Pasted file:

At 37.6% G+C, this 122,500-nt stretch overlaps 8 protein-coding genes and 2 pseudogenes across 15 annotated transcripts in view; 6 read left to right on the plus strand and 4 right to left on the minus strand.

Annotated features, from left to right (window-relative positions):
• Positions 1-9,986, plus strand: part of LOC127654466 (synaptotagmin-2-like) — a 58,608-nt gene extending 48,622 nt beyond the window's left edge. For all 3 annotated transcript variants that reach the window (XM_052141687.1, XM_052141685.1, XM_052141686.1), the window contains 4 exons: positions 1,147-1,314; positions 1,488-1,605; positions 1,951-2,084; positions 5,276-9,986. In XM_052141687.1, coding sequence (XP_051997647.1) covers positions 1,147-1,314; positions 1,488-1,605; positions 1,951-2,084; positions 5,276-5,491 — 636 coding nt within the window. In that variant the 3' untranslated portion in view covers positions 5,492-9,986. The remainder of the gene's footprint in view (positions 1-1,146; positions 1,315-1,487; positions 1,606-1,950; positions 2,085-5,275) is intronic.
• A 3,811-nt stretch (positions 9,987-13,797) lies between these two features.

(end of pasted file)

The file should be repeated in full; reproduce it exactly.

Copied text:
At 37.6% G+C, this 122,500-nt stretch overlaps 8 protein-coding genes and 2 pseudogenes across 15 annotated transcripts in view; 6 read left to right on the plus strand and 4 right to left on the minus strand.

Annotated features, from left to right (window-relative positions):
• Positions 1-9,986, plus strand: part of LOC127654466 (synaptotagmin-2-like) — a 58,608-nt gene extending 48,622 nt beyond the window's left edge. For all 3 annotated transcript variants that reach the window (XM_052141687.1, XM_052141685.1, XM_052141686.1), the window contains 4 exons: positions 1,147-1,314; positions 1,488-1,605; positions 1,951-2,084; positions 5,276-9,986. In XM_052141687.1, coding sequence (XP_051997647.1) covers positions 1,147-1,314; positions 1,488-1,605; positions 1,951-2,084; positions 5,276-5,491 — 636 coding nt within the window. In that variant the 3' untranslated portion in view covers positions 5,492-9,986. The remainder of the gene's footprint in view (positions 1-1,146; positions 1,315-1,487; positions 1,606-1,950; positions 2,085-5,275) is intronic.
• A 3,811-nt stretch (positions 9,987-13,797) lies between these two features.